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LVOV, April 8 (Itar-Tass) - Three monuments to Ukrainian nationalist leader Stepan Bandera and several memorial plaques with his name were destroyed in the Lvov region over the weekend.
In one of the towns unidentified persons destroyed a stele to the OUN-UPA nationalist movement heroes. Bandera’s bust in front of the local school was destroyed in the village of Velikosilki.
The press service of the regional nationalist organisation Svoboda (Freedom) said that “the war on monuments is underway in the region. A month ago, on the night from March 5 to March 6, unidentified persons damaged a memorial plaque and a monument to Stepan Bandera in the town of Stary, and on the following day a monument to Roman Shukhevich, commander-in-chief of the rebel groups, was destroyed. No one was detained or punished for these acts.”
Police said they have started an investigation.
Ukrainian courts have stripped Bandera of the title of Hero of Ukraine, which was also awarded to him posthumously in 2010 by Viktor Yushchenko, who was president at that time.
The court ruling abrogating Yushchenko’s decree declaring Bandera a hero of Ukraine is lawful and legitimate, the press service of the Higher Administrative Court said.
On April 2, 2010, the Donetsk Circuit Administrative Court ruled in favour of invalidating Yushchenko's decree on Bandera. The Donetsk city administrative court of appeals upheld the verdict.
The presidential press service of incumbent Ukrainian President Viktor Yanukovich said that the court ruling had entered into force and that Yushchenko's decree had been rescinded.
MP Alexander Yefremov of the ruling Party of Region believes that “the decision to award the title of Hero of Ukraine to Bandera was stupidity on the part of President Viktor Yushchenko. Awarding titles to historical personalities who bring out a controversial reaction in society is premature and unnecessary. So if these people have some authority in certain territories, there are regional councils that should do this within the scope of their authority. But it was stupid to divide society in such a way on the national scale.”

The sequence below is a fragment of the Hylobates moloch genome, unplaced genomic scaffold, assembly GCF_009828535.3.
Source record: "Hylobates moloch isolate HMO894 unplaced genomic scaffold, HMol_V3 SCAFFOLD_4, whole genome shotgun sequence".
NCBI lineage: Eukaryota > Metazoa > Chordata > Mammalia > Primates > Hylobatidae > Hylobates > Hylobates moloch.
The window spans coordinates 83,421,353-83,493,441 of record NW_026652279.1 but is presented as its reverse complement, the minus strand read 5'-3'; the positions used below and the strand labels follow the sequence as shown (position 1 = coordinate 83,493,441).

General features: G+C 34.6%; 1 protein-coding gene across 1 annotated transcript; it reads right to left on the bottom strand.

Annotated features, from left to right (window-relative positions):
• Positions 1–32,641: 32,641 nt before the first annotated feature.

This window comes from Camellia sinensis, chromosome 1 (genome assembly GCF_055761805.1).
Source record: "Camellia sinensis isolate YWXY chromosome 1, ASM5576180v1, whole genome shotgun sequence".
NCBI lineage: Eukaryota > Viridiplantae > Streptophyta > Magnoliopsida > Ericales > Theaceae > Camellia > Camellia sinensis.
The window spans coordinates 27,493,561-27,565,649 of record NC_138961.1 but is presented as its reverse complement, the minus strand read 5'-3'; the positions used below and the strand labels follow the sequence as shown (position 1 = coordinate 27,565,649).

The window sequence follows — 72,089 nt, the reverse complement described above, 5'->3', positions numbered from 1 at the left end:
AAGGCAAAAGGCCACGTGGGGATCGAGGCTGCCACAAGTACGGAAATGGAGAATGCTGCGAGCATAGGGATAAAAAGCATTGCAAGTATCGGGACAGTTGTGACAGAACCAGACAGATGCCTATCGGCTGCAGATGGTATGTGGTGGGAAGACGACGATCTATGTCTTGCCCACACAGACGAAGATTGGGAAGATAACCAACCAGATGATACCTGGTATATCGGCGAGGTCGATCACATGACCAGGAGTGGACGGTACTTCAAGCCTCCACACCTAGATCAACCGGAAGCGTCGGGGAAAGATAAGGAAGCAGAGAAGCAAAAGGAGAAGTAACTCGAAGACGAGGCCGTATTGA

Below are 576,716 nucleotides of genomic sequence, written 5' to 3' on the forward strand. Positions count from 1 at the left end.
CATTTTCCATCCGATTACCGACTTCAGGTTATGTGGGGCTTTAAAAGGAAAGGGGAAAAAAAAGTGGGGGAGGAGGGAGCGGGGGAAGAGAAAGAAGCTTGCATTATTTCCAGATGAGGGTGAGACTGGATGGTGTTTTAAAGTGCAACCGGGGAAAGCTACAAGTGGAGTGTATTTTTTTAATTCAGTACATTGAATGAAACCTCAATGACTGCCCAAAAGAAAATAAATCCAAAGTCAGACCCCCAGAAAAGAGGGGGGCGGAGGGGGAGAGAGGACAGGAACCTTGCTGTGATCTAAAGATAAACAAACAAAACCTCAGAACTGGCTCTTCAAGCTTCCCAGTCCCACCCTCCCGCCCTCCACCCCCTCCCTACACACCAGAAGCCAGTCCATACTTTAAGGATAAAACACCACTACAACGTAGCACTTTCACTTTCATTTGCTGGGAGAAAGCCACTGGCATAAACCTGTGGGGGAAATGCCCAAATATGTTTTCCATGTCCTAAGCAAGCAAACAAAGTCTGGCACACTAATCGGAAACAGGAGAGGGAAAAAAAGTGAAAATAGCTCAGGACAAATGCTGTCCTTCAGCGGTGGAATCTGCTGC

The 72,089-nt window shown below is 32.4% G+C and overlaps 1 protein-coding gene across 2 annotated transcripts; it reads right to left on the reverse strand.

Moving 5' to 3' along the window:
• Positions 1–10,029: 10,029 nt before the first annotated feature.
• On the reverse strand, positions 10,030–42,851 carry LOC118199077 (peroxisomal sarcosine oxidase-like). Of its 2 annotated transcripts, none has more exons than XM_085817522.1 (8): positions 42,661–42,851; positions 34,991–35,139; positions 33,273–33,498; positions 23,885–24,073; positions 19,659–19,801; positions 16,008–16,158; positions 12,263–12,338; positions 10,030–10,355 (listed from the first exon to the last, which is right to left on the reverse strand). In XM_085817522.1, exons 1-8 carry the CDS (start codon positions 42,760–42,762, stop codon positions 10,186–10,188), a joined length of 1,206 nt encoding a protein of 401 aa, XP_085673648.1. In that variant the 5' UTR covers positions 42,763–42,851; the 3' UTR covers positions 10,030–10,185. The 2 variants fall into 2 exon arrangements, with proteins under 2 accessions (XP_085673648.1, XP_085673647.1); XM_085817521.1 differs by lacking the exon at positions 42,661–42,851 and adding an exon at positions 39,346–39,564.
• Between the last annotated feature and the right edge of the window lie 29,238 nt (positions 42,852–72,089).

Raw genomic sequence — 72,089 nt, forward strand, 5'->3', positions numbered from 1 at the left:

Opposition party “For Ukraine!” leader, Vyacheslav Kirilenko, disagreed: “Stepan Bandera was, is and will be a hero of Ukraine irrespective of any court rulings. As for the normative part of this case, I think that when the matter is considered objectively in a short while, with the participation of the public and taking into account all arguments and legal rules, the title of Hero of Ukraine will be returned to Stepan Bandera, even though I don’t think that this is so important for public perception of this Ukrainian patriot. People in many regions, cities and villages of Ukraine revere him as a real Ukrainian hero as it is,” Kirilenko said.
This is not the first attempt by nationalists to rehabilitate OUN-UPA and officially recognise it as a warring party in World War II.
Arkady Monastyrsky, head of the Jewish Foundation of Ukraine, said that “the process of rehabilitation of Nazi collaborators has been going on since 2005 when President Viktor Yushchenko came to power.” Special agencies were created to provide the needed interpretation of historical facts, specifically, “the institute of national memory,” a special information service under the Ukrainian Security Service, and the “institute of history”.
But for many people in Western Ukraine, Bandera is a hero. A street was named after him in Lvov in 1991. There are streets bearing his name in Ternopol, Rovno, Ivano-Frankovsk, and Lutsk. A collectible coin was minted for Bandera's centenary. In eastern, southern and even central regions of Ukraine, Bandera is not a hero but a traitor and Nazi henchman. For war veterans, he is also a person who ordered them and their comrades-in-arm to be shot.
UPA fought mostly against the Armia Krajowa of Poland, the Red Army and Soviet guerrilla fighters in Western Ukraine. The OUN-UPA men, whom people began to call the Bandera men, by the name of their leader, are guilty of numerous crimes. For example, they physically destroyed some 100,000 Poles, Czechs and Jews in the Western Volyn Region. Thousands of Ukrainians, who refused to cooperate with OUN, were also brutally murdered. For all those crimes, as well as for terrorist activities on the Polish territory before the war, Bandera is now regarded as a criminal and terrorist in Poland.
During the years of his presidency Yushchenko has rehabilitated UPA veterans and conferred posthumously the title of Hero of Ukraine to UPA commander Roman Shukhevich.